“They followed our instructions wonderfully, adapting quickly to the ever-changing situation when the group sizes changed from two to five to eight and back to five,” says Nasrun, beaming. It underscores his belief that when students see meaning behind what they do, results will follow.
For all these nurturing gestures, Nasrun is not one to be soft on discipline either. When it comes to sports, for example, he reminds his fellow teachers that they must not “sacrifice discipline for victory or glory”. “I will not hesitate to bench students who do not display positive behaviours that we know they are capable of,” he points out. “If you make poor decisions on your behaviour, you cannot represent your school.” Work on “restorative practice” such as reflection and apology, rather than punishment, usually follows, he says.
Leveraging the power of collaboration
Nasrun believes in the power of collaborative professional learning. The pandemic presented an opportunity for him to energise his peers in the teaching community.
He had a taste of it when he spent three years at MOE’s PE and Sports Teacher Academy (PESTA), where he was involved in the development of PE teachers through workshops and in schools. He continued this spirit of collaborative professional learning when he was posted to his current school.
During the pandemic, Nasrun believes that the learning of PE must be maintained. Together with a group of like-minded PE HODs, he took the initiative to share with the community the teaching resources that he was developing to improve the PE experience for his students as they were stuck at home during the Circuit Breaker period. Among the resources were ideas for live Zoom lessons, complete with a series of videos that taught students how to create modified PE equipment from common objects like paper for shuttlecocks, socks to make balls, and umbrellas for floorball practice.
Nasrun then created a Google site to upload these and other materials and links from other PE teachers both locally and globally. In these past two years, “my greatest contribution is rallying and enabling a community of PE teachers to support student learning during a period of national crisis”, he says. Today, the website, titled PESG, still sees regular contributions and downloads, thus living up to its mission “For Teachers, By Teachers, With Teachers”. One of the site’s highlights is a comic strip titled PE Chronicles, capturing nuggets of humour around school life that PE teachers can relate to – created by Nasrun!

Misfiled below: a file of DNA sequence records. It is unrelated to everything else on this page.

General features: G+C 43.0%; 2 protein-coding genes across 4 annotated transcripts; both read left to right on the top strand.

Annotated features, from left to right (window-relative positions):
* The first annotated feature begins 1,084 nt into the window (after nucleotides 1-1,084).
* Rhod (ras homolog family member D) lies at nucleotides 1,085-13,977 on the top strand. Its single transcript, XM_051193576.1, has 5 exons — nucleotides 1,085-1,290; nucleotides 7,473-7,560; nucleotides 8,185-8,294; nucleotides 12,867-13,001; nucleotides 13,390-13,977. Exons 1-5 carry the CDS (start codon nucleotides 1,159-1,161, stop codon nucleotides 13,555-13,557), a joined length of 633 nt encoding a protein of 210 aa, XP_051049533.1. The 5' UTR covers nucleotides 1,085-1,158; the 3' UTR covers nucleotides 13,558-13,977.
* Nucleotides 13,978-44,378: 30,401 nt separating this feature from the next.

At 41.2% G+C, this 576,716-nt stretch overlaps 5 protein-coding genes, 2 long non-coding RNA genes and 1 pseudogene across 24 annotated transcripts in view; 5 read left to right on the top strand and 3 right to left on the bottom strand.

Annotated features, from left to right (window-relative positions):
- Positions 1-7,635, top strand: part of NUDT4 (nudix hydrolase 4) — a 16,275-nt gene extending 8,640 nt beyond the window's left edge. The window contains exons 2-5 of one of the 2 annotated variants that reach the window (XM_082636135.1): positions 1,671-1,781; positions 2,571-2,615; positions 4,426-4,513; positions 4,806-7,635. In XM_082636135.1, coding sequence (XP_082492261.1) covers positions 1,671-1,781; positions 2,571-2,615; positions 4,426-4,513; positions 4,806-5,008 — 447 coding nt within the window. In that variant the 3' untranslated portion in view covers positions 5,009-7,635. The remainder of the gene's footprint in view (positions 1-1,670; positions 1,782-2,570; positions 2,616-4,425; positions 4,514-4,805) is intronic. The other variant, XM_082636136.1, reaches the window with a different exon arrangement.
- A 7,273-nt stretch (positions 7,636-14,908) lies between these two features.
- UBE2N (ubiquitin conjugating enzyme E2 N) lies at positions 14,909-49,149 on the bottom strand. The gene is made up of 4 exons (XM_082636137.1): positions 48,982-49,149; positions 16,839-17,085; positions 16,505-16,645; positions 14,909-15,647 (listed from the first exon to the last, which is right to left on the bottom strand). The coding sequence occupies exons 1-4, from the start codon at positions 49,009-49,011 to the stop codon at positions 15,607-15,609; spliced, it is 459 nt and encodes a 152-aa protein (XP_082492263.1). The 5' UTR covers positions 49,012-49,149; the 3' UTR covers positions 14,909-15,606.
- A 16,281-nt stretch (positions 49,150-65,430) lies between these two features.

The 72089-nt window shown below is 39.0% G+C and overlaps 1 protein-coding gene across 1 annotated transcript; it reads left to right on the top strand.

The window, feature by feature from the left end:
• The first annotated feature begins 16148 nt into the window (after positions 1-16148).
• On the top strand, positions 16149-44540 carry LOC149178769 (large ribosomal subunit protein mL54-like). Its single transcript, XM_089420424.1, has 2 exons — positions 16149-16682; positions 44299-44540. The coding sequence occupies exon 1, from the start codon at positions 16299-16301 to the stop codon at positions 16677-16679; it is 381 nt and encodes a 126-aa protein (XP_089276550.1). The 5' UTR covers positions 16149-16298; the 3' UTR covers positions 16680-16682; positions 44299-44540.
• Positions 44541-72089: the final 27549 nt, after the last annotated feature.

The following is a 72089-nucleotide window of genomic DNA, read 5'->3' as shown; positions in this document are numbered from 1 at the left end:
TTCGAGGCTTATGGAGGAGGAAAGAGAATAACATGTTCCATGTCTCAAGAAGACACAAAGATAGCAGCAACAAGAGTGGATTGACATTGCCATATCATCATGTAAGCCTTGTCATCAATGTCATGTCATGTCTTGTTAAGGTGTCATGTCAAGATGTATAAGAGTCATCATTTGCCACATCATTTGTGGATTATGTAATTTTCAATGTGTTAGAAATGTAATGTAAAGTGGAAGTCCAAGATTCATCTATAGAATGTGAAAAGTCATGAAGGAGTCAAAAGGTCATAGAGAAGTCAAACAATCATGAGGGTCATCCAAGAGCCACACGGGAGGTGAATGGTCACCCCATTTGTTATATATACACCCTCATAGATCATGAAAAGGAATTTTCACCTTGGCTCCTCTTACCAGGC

What gives him the drive to step forward with this and other initiatives? “I believe in leading by example and initiating change through role modelling and having thick skin,” he says.
Saying with a chuckle: “What this means is if there’s a new teaching strategy that I want to try out, I’ll be the one to do it first for my colleagues to critique. After I take in all the feedback, then we as a department will do it together – this is where learning together comes in.” Then, they “have thick skin together” by sharing their newly found knowledge with others in the fraternity. That’s where, he says, the power of collaborative learning can propel the learning trajectory for his teachers.
It’s the same reason he implemented an “open-door policy” in his department, where any teacher can ask to sit in on another teacher’s lesson. “In this way, we are always open to trying different pedagogies, ICT, or assessment tools together, and we all have a chance to affirm and acknowledge one another. In this way, our social-emotional needs are met, and not solely the pedagogical.”
His attitude towards peer enrichment is no different from his approach with his students – to create equal opportunities for all. “No matter who my students are, I will focus on the person rather than the outcome, the process rather than the product.”